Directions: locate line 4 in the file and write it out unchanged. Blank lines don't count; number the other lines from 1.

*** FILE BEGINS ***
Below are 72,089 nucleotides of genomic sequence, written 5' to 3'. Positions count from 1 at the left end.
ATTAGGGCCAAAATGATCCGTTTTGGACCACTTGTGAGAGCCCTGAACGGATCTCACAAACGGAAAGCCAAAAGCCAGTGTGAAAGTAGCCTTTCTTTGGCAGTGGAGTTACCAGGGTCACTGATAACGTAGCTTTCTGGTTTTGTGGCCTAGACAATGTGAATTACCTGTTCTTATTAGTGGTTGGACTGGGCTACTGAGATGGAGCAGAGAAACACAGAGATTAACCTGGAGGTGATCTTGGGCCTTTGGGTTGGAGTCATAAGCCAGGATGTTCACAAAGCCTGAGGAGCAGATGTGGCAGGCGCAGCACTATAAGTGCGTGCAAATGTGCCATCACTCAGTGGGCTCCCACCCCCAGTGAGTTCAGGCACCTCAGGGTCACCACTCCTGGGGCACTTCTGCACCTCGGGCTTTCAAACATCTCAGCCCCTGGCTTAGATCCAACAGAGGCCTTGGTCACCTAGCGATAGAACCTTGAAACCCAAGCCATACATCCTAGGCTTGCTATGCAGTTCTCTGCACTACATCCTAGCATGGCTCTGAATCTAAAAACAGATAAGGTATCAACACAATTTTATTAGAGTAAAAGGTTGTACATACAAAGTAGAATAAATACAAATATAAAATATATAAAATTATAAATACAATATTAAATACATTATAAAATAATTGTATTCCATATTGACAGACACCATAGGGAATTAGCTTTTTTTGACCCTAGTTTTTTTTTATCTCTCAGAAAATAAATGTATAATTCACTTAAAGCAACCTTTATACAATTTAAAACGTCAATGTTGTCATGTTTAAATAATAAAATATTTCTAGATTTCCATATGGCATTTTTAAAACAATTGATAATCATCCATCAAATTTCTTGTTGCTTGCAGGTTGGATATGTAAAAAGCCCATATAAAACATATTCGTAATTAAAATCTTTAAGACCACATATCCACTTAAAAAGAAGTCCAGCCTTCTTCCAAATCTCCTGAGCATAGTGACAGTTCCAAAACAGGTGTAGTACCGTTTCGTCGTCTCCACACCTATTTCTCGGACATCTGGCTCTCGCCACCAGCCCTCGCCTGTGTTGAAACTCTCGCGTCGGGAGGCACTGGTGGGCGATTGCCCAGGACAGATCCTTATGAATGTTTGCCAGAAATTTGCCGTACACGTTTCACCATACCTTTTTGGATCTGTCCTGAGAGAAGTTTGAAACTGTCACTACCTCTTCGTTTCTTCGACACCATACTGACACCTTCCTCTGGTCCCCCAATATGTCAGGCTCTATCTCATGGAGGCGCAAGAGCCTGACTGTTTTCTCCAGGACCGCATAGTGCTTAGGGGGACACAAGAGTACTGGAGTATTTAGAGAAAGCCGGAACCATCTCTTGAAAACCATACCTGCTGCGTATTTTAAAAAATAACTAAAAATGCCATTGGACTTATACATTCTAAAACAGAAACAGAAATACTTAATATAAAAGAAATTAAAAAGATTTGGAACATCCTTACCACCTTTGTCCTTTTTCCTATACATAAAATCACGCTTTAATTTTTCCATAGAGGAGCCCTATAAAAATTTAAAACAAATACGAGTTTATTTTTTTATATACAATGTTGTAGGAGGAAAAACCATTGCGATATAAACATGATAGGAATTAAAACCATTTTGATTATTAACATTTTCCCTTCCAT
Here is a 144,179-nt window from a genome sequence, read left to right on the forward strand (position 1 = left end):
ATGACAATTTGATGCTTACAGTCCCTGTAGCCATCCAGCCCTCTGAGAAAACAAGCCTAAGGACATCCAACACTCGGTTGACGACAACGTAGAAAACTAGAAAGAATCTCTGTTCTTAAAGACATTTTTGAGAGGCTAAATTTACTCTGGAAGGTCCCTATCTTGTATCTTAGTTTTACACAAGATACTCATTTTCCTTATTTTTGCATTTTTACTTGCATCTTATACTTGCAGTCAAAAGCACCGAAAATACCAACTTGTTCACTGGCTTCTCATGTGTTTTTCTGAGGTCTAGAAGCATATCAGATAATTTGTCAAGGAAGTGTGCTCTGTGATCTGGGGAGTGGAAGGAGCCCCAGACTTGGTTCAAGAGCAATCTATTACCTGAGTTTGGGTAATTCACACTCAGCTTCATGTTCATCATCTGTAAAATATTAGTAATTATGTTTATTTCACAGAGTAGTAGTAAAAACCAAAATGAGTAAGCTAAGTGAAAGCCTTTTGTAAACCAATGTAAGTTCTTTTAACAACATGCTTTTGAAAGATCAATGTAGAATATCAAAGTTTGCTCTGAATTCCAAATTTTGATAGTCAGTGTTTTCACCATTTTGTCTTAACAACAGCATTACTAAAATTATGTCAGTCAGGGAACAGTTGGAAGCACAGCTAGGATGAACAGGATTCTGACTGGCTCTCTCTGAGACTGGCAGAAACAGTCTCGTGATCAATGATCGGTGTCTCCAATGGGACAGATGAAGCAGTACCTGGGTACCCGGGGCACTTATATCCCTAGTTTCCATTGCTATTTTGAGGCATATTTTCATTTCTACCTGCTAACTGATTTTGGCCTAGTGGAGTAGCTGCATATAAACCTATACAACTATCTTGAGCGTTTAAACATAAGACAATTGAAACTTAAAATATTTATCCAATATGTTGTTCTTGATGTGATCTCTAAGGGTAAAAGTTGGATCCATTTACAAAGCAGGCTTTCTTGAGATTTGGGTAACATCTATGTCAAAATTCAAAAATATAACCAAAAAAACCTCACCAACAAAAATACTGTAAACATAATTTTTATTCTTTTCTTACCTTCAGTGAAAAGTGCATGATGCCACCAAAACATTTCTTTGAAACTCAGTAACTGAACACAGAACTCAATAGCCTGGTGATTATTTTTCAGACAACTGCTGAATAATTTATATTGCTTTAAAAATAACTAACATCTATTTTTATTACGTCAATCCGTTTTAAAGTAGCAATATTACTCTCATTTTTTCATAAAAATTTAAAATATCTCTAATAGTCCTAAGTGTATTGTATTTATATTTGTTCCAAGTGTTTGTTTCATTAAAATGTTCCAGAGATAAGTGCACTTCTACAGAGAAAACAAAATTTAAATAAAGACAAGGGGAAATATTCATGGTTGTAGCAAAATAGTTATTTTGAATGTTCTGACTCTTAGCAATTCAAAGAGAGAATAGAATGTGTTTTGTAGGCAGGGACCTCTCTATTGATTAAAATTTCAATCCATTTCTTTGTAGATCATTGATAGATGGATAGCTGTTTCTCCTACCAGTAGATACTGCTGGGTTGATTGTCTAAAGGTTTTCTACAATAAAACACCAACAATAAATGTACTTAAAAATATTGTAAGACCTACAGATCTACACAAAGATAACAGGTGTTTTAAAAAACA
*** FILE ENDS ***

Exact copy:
ATGACAATTTGATGCTTACAGTCCCTGTAGCCATCCAGCCCTCTGAGAAAACAAGCCTAAGGACATCCAACACTCGGTTGACGACAACGTAGAAAACTAGAAAGAATCTCTGTTCTTAAAGACATTTTTGAGAGGCTAAATTTACTCTGGAAGGTCCCTATCTTGTATCTTAGTTTTACACAAGATACTCATTTTCCTTATTTTTGCATTTTTACTTGCATCTTATACTTGCAGTCAAAAGCACCGAAAATACCAACTTGTTCACTGGCTTCTCATGTGTTTTTCTGAGGTCTAGAAGCATATCAGATAATTTGTCAAGGAAGTGTGCTCTGTGATCTGGGGAGTGGAAGGAGCCCCAGACTTGGTTCAAGAGCAATCTATTACCTGAGTTTGGGTAATTCACACTCAGCTTCATGTTCATCATCTGTAAAATATTAGTAATTATGTTTATTTCACAGAGTAGTAGTAAAAACCAAAATGAGTAAGCTAAGTGAAAGCCTTTTGTAAACCAATGTAAGTTCTTTTAACAACATGCTTTTGAAAGATCAATGTAGAATATCAAAGTTTGCTCTGAATTCCAAATTTTGATAGTCAGTGTTTTCACCATTTTGTCTTAACAACAGCATTACTAAAATTATGTCAGTCAGGGAACAGTTGGAAGCACAGCTAGGATGAACAGGATTCTGACTGGCTCTCTCTGAGACTGGCAGAAACAGTCTCGTGATCAATGATCGGTGTCTCCAATGGGACAGATGAAGCAGTACCTGGGTACCCGGGGCACTTATATCCCTAGTTTCCATTGCTATTTTGAGGCATATTTTCATTTCTACCTGCTAACTGATTTTGGCCTAGTGGAGTAGCTGCATATAAACCTATACAACTATCTTGAGCGTTTAAACATAAGACAATTGAAACTTAAAATATTTATCCAATATGTTGTTCTTGATGTGATCTCTAAGGGTAAAAGTTGGATCCATTTACAAAGCAGGCTTTCTTGAGATTTGGGTAACATCTATGTCAAAATTCAAAAATATAACCAAAAAAACCTCACCAACAAAAATACTGTAAACATAATTTTTATTCTTTTCTTACCTTCAGTGAAAAGTGCATGATGCCACCAAAACATTTCTTTGAAACTCAGTAACTGAACACAGAACTCAATAGCCTGGTGATTATTTTTCAGACAACTGCTGAATAATTTATATTGCTTTAAAAATAACTAACATCTATTTTTATTACGTCAATCCGTTTTAAAGTAGCAATATTACTCTCATTTTTTCATAAAAATTTAAAATATCTCTAATAGTCCTAAGTGTATTGTATTTATATTTGTTCCAAGTGTTTGTTTCATTAAAATGTTCCAGAGATAAGTGCACTTCTACAGAGAAAACAAAATTTAAATAAAGACAAGGGGAAATATTCATGGTTGTAGCAAAATAGTTATTTTGAATGTTCTGACTCTTAGCAATTCAAAGAGAGAATAGAATGTGTTTTGTAGGCAGGGACCTCTCTATTGATTAAAATTTCAATCCATTTCTTTGTAGATCATTGATAGATGGATAGCTGTTTCTCCTACCAGTAGATACTGCTGGGTTGATTGTCTAAAGGTTTTCTACAATAAAACACCAACAATAAATGTACTTAAAAATATTGTAAGACCTACAGATCTACACAAAGATAACAGGTGTTTTAAAAAACA